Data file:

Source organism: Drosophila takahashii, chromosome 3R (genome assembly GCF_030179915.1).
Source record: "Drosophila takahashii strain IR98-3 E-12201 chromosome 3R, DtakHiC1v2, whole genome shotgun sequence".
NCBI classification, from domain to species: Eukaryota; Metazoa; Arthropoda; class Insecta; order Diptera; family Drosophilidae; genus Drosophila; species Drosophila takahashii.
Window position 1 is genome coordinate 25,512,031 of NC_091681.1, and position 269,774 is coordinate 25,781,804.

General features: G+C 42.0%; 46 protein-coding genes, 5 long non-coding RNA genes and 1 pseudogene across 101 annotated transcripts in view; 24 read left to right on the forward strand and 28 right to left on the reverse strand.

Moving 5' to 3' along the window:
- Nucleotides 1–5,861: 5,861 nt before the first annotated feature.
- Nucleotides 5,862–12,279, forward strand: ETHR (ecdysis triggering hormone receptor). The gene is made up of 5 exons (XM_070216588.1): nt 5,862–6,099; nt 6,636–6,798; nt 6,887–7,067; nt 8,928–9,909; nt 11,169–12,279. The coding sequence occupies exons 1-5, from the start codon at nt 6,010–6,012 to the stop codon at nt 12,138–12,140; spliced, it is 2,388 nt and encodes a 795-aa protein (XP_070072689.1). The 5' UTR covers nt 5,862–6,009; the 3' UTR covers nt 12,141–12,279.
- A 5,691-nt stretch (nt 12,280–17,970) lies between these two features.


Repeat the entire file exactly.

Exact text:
Source organism: Drosophila takahashii, chromosome 3R (genome assembly GCF_030179915.1).
Source record: "Drosophila takahashii strain IR98-3 E-12201 chromosome 3R, DtakHiC1v2, whole genome shotgun sequence".
NCBI classification, from domain to species: Eukaryota; Metazoa; Arthropoda; class Insecta; order Diptera; family Drosophilidae; genus Drosophila; species Drosophila takahashii.
Window position 1 is genome coordinate 25,512,031 of NC_091681.1, and position 269,774 is coordinate 25,781,804.

General features: G+C 42.0%; 46 protein-coding genes, 5 long non-coding RNA genes and 1 pseudogene across 101 annotated transcripts in view; 24 read left to right on the forward strand and 28 right to left on the reverse strand.

Moving 5' to 3' along the window:
- Nucleotides 1–5,861: 5,861 nt before the first annotated feature.
- Nucleotides 5,862–12,279, forward strand: ETHR (ecdysis triggering hormone receptor). The gene is made up of 5 exons (XM_070216588.1): nt 5,862–6,099; nt 6,636–6,798; nt 6,887–7,067; nt 8,928–9,909; nt 11,169–12,279. The coding sequence occupies exons 1-5, from the start codon at nt 6,010–6,012 to the stop codon at nt 12,138–12,140; spliced, it is 2,388 nt and encodes a 795-aa protein (XP_070072689.1). The 5' UTR covers nt 5,862–6,009; the 3' UTR covers nt 12,141–12,279.
- A 5,691-nt stretch (nt 12,280–17,970) lies between these two features.